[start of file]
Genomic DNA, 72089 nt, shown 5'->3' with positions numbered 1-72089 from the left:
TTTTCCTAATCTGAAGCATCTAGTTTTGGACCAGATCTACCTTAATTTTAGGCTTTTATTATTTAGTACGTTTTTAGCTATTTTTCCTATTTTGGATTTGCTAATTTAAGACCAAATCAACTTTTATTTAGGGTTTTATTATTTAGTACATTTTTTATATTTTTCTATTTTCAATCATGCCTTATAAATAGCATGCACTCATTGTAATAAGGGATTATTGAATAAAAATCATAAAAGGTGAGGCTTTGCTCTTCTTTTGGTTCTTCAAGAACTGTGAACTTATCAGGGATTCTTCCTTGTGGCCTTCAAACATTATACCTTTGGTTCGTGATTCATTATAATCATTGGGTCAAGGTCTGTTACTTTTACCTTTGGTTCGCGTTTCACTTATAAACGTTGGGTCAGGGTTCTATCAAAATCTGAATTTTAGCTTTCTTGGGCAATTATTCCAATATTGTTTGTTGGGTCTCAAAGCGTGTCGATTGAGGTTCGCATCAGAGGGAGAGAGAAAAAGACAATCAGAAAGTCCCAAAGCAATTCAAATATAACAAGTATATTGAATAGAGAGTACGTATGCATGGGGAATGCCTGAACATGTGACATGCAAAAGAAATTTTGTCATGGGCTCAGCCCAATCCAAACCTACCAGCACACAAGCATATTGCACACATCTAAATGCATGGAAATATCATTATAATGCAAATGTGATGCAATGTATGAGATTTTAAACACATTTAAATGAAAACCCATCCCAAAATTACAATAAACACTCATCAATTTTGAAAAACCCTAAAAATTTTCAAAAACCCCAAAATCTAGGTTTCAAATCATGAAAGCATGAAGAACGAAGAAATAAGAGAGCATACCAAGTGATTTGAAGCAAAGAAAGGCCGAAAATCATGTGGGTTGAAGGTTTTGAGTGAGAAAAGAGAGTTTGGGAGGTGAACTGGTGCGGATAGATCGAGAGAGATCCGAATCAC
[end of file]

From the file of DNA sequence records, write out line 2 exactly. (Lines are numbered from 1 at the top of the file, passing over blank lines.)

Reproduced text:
TTTTCCTAATCTGAAGCATCTAGTTTTGGACCAGATCTACCTTAATTTTAGGCTTTTATTATTTAGTACGTTTTTAGCTATTTTTCCTATTTTGGATTTGCTAATTTAAGACCAAATCAACTTTTATTTAGGGTTTTATTATTTAGTACATTTTTTATATTTTTCTATTTTCAATCATGCCTTATAAATAGCATGCACTCATTGTAATAAGGGATTATTGAATAAAAATCATAAAAGGTGAGGCTTTGCTCTTCTTTTGGTTCTTCAAGAACTGTGAACTTATCAGGGATTCTTCCTTGTGGCCTTCAAACATTATACCTTTGGTTCGTGATTCATTATAATCATTGGGTCAAGGTCTGTTACTTTTACCTTTGGTTCGCGTTTCACTTATAAACGTTGGGTCAGGGTTCTATCAAAATCTGAATTTTAGCTTTCTTGGGCAATTATTCCAATATTGTTTGTTGGGTCTCAAAGCGTGTCGATTGAGGTTCGCATCAGAGGGAGAGAGAAAAAGACAATCAGAAAGTCCCAAAGCAATTCAAATATAACAAGTATATTGAATAGAGAGTACGTATGCATGGGGAATGCCTGAACATGTGACATGCAAAAGAAATTTTGTCATGGGCTCAGCCCAATCCAAACCTACCAGCACACAAGCATATTGCACACATCTAAATGCATGGAAATATCATTATAATGCAAATGTGATGCAATGTATGAGATTTTAAACACATTTAAATGAAAACCCATCCCAAAATTACAATAAACACTCATCAATTTTGAAAAACCCTAAAAATTTTCAAAAACCCCAAAATCTAGGTTTCAAATCATGAAAGCATGAAGAACGAAGAAATAAGAGAGCATACCAAGTGATTTGAAGCAAAGAAAGGCCGAAAATCATGTGGGTTGAAGGTTTTGAGTGAGAAAAGAGAGTTTGGGAGGTGAACTGGTGCGGATAGATCGAGAGAGATCCGAATCAC